The International Baccalaureate (IB) Program is a rigorous program designed for high school students. It is modeled after educational systems used in Europe, in countries such as France and the United Kingdom.

The program offers many subjects, and students are required to take a certain number of courses in each of six areas of study. Students must also complete 150 hours of "creativity, action, and service" (commonly known as CAS), with at least 50 hours in each catagory. Students must also complete 4000-word extended essay in the subject of their choosing, and a theory of knowledge course. At the end of each course, students take an IB exam which tests their understanding of the subject.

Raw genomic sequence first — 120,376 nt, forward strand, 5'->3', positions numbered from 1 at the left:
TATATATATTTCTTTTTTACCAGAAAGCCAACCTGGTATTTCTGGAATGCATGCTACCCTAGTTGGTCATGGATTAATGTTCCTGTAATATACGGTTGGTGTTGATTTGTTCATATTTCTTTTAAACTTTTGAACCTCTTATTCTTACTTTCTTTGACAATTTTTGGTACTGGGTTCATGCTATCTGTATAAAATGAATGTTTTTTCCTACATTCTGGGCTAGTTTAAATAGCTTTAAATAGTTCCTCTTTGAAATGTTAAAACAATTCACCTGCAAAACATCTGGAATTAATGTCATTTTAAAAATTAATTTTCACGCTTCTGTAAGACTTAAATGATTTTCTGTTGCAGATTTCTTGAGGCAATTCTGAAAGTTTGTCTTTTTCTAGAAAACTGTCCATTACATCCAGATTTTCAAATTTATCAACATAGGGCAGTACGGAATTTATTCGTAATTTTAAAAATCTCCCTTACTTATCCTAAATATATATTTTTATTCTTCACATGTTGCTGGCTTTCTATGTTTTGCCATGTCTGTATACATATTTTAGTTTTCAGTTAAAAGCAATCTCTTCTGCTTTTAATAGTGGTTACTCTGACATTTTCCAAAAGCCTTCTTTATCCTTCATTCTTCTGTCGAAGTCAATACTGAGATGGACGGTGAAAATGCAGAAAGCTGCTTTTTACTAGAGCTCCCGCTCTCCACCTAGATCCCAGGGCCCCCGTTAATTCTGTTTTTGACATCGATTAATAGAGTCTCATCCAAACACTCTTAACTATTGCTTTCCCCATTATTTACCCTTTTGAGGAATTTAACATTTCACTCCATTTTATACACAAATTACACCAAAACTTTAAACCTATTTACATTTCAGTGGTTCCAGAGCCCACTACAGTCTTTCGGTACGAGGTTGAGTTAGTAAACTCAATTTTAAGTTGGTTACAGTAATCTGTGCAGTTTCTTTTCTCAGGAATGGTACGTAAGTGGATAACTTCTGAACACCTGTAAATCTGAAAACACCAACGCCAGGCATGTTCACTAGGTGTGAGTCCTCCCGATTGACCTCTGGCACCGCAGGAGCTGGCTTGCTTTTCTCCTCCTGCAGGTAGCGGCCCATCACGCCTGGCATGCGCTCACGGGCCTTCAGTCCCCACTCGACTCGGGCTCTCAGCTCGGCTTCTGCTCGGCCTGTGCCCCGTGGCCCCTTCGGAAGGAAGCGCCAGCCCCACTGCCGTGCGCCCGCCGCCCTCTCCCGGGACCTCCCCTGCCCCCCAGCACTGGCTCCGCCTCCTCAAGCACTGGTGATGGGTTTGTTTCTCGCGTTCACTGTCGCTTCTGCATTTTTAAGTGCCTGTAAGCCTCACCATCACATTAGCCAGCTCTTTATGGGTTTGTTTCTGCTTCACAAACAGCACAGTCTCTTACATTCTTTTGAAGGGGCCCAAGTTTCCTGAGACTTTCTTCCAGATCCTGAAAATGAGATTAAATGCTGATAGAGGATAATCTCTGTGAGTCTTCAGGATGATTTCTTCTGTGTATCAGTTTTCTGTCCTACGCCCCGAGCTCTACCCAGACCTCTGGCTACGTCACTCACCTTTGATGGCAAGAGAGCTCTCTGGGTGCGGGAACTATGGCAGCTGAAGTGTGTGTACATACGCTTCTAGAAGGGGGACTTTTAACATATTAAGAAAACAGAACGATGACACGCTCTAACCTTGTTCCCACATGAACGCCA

Upon completion of the program, students receive a diploma certifying completion. This diploma is useful in obtaining college admission, and is widely recognized throughout the world.

Some IB courses are recognized as equivalent to college level courses and colleges may award entering students with credit for high IB exam scores. In this regard it is similar to the Advanced Placement Program. Students who are not interested in completing the entire diploma program may choose to only take a few IB classes.

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